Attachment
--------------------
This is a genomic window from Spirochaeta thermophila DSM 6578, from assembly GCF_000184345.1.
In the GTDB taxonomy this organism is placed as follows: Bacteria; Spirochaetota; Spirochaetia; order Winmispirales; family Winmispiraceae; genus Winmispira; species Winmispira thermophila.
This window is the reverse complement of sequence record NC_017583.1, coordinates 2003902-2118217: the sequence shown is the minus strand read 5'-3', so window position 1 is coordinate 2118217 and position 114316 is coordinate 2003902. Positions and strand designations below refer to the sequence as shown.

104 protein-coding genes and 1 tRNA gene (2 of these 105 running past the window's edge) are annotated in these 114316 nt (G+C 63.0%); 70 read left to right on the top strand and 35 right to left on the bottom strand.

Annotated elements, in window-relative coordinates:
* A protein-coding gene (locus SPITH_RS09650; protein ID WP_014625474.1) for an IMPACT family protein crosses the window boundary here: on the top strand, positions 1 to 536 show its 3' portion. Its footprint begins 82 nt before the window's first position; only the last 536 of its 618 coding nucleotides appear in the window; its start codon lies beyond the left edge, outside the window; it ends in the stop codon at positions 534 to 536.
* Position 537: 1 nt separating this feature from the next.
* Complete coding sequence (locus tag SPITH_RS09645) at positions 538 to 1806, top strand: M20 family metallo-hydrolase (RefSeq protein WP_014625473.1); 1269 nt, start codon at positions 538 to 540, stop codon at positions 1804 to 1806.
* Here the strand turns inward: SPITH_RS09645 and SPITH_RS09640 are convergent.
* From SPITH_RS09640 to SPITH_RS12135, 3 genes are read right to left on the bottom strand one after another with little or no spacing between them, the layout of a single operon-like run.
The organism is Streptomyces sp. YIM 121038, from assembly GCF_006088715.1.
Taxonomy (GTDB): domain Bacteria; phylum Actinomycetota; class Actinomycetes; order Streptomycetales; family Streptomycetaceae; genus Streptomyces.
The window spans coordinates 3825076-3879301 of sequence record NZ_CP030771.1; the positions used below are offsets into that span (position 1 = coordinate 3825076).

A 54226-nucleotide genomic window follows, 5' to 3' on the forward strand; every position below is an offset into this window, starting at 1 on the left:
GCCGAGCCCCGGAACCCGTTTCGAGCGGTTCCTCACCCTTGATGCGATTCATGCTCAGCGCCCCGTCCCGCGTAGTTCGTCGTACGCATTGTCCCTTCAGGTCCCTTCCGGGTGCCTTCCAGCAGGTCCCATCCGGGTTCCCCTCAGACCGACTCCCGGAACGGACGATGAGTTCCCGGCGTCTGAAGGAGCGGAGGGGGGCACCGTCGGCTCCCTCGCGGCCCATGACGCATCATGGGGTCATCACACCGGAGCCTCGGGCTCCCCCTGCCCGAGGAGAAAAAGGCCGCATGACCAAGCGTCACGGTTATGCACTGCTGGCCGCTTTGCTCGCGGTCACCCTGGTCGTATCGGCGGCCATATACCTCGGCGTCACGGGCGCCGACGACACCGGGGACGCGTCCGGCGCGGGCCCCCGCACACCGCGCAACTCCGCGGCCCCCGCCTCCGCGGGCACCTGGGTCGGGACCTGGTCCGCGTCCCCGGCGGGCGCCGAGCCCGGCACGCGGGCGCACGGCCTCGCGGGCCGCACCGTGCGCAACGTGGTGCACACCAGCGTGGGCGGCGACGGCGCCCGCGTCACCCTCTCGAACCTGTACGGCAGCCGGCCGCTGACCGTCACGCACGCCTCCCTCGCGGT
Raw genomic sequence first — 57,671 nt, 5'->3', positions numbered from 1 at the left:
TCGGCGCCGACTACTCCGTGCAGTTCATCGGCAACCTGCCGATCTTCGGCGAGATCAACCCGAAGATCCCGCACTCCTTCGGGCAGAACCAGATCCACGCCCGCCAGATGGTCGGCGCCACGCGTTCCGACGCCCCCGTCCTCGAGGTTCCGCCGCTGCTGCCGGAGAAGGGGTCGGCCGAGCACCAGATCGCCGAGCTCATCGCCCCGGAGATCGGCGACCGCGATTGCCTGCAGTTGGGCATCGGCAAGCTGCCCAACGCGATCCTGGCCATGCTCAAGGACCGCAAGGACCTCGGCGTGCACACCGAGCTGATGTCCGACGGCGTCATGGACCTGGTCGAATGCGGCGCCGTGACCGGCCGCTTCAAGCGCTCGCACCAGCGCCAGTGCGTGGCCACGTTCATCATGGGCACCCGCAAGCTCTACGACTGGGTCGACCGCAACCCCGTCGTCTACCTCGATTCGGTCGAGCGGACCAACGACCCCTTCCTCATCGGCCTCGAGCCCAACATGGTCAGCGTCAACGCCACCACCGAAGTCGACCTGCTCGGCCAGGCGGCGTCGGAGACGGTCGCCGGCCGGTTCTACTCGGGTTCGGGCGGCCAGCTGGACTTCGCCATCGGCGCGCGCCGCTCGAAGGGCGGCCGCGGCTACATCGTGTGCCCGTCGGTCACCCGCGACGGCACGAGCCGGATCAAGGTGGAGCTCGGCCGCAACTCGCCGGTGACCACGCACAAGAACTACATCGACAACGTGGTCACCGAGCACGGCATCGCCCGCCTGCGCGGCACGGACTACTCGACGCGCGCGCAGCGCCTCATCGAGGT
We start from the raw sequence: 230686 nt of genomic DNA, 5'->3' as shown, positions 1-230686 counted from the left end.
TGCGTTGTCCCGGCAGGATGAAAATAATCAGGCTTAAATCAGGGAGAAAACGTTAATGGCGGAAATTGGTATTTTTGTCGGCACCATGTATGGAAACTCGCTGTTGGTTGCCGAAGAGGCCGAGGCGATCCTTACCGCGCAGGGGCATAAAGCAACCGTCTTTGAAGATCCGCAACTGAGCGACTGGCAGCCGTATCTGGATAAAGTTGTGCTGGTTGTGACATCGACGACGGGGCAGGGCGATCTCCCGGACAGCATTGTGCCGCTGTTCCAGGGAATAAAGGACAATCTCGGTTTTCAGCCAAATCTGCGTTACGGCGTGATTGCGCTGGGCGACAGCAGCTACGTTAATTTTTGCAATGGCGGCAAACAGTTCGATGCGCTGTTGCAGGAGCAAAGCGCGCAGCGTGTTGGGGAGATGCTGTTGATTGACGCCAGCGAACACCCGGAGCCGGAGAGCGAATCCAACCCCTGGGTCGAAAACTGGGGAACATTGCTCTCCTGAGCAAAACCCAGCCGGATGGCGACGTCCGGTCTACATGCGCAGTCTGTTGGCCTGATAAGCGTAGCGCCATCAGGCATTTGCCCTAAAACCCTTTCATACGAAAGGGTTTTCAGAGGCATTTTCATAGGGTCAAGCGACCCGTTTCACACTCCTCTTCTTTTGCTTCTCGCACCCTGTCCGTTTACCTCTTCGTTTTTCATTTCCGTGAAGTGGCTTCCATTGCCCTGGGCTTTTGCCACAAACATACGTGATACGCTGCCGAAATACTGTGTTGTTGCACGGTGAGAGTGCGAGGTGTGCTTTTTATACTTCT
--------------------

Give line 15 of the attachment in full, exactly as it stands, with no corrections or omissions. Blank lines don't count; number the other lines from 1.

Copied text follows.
GCCGAGCCCCGGAACCCGTTTCGAGCGGTTCCTCACCCTTGATGCGATTCATGCTCAGCGCCCCGTCCCGCGTAGTTCGTCGTACGCATTGTCCCTTCAGGTCCCTTCCGGGTGCCTTCCAGCAGGTCCCATCCGGGTTCCCCTCAGACCGACTCCCGGAACGGACGATGAGTTCCCGGCGTCTGAAGGAGCGGAGGGGGGCACCGTCGGCTCCCTCGCGGCCCATGACGCATCATGGGGTCATCACACCGGAGCCTCGGGCTCCCCCTGCCCGAGGAGAAAAAGGCCGCATGACCAAGCGTCACGGTTATGCACTGCTGGCCGCTTTGCTCGCGGTCACCCTGGTCGTATCGGCGGCCATATACCTCGGCGTCACGGGCGCCGACGACACCGGGGACGCGTCCGGCGCGGGCCCCCGCACACCGCGCAACTCCGCGGCCCCCGCCTCCGCGGGCACCTGGGTCGGGACCTGGTCCGCGTCCCCGGCGGGCGCCGAGCCCGGCACGCGGGCGCACGGCCTCGCGGGCCGCACCGTGCGCAACGTGGTGCACACCAGCGTGGGCGGCGACGGCGCCCGCGTCACCCTCTCGAACCTGTACGGCAGCCGGCCGCTGACCGTCACGCACGCCTCCCTCGCGGT